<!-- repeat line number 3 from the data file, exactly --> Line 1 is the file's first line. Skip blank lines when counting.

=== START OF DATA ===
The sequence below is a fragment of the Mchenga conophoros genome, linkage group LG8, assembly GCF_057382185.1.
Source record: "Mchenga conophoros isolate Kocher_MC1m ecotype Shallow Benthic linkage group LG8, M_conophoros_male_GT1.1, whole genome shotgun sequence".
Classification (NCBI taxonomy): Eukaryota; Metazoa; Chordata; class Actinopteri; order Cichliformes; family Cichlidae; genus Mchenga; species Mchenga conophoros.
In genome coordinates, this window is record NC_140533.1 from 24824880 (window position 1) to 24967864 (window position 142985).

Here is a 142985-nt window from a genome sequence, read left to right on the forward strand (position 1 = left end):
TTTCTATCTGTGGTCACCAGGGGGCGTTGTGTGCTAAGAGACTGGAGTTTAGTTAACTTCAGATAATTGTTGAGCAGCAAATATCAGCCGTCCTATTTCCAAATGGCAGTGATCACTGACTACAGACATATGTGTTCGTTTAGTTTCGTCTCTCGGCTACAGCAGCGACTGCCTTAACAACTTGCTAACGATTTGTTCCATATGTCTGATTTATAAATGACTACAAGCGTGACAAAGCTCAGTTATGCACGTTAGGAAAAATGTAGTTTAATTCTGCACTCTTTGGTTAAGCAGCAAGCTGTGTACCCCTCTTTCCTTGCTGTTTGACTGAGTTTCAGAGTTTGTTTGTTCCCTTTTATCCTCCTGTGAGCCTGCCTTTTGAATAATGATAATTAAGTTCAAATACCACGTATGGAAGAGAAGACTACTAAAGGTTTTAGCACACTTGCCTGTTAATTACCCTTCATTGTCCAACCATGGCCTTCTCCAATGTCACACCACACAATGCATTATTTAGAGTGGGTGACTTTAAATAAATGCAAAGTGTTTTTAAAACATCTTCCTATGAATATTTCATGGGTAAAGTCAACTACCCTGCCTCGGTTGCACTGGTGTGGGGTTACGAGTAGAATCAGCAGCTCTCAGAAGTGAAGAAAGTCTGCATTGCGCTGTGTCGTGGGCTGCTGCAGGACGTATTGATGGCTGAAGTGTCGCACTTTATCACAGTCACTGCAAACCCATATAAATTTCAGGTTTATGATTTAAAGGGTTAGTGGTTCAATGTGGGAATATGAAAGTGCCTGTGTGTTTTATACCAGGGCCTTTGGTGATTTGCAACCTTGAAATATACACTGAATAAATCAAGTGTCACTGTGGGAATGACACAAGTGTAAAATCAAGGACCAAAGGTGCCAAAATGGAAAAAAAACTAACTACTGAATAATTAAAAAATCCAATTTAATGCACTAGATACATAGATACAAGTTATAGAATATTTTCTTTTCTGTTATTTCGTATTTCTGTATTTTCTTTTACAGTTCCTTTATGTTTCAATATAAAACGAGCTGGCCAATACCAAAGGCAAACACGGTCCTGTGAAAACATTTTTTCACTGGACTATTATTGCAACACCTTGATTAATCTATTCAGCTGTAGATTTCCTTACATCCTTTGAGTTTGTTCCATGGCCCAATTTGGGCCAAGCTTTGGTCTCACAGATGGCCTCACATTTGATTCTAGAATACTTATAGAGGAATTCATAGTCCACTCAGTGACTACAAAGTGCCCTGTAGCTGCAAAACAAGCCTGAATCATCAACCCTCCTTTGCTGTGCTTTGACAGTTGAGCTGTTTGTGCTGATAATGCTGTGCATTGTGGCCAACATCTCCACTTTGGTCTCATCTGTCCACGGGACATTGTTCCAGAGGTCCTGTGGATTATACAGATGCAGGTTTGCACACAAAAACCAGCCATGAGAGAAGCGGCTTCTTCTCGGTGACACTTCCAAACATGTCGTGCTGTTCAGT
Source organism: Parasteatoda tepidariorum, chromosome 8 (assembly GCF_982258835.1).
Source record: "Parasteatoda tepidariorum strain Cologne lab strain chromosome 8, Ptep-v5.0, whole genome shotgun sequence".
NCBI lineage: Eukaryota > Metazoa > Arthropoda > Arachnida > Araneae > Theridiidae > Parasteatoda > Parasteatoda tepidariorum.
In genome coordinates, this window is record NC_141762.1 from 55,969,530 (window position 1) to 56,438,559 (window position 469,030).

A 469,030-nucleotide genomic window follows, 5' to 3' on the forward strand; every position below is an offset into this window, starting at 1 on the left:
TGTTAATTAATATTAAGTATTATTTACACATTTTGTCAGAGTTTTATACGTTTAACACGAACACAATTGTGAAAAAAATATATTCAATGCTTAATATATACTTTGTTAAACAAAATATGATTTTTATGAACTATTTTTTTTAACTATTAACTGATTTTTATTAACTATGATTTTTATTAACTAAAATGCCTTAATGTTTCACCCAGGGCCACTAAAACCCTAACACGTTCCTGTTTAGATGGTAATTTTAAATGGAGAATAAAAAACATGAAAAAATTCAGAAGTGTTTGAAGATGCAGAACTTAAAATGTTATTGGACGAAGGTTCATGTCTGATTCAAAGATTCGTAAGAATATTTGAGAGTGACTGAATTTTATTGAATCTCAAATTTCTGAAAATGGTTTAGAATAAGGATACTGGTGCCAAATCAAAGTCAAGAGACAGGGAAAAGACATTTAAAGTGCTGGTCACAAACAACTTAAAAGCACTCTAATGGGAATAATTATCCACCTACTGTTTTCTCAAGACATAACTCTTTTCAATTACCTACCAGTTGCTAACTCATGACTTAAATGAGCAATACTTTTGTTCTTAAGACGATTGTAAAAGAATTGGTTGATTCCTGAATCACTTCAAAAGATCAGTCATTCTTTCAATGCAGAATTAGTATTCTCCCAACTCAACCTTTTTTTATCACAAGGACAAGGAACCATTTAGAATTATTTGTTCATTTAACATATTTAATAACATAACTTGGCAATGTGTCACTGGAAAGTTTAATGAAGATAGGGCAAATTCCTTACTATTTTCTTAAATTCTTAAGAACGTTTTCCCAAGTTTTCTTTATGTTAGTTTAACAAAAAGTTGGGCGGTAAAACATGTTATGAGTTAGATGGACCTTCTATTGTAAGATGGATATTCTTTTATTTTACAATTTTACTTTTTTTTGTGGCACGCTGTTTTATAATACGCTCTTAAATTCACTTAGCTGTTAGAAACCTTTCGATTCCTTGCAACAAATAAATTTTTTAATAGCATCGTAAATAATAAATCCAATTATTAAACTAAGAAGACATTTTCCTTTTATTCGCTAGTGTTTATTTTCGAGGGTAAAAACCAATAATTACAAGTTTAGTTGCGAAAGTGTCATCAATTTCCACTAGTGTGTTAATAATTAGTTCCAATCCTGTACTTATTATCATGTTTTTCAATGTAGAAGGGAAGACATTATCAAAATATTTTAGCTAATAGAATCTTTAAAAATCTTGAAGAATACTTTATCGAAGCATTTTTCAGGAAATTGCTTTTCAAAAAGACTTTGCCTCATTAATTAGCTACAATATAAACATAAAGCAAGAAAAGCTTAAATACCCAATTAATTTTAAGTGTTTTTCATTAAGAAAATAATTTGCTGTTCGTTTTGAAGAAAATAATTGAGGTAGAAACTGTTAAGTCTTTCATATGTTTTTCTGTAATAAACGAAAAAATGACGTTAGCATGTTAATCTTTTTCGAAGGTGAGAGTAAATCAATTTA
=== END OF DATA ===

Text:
Classification (NCBI taxonomy): Eukaryota; Metazoa; Chordata; class Actinopteri; order Cichliformes; family Cichlidae; genus Mchenga; species Mchenga conophoros.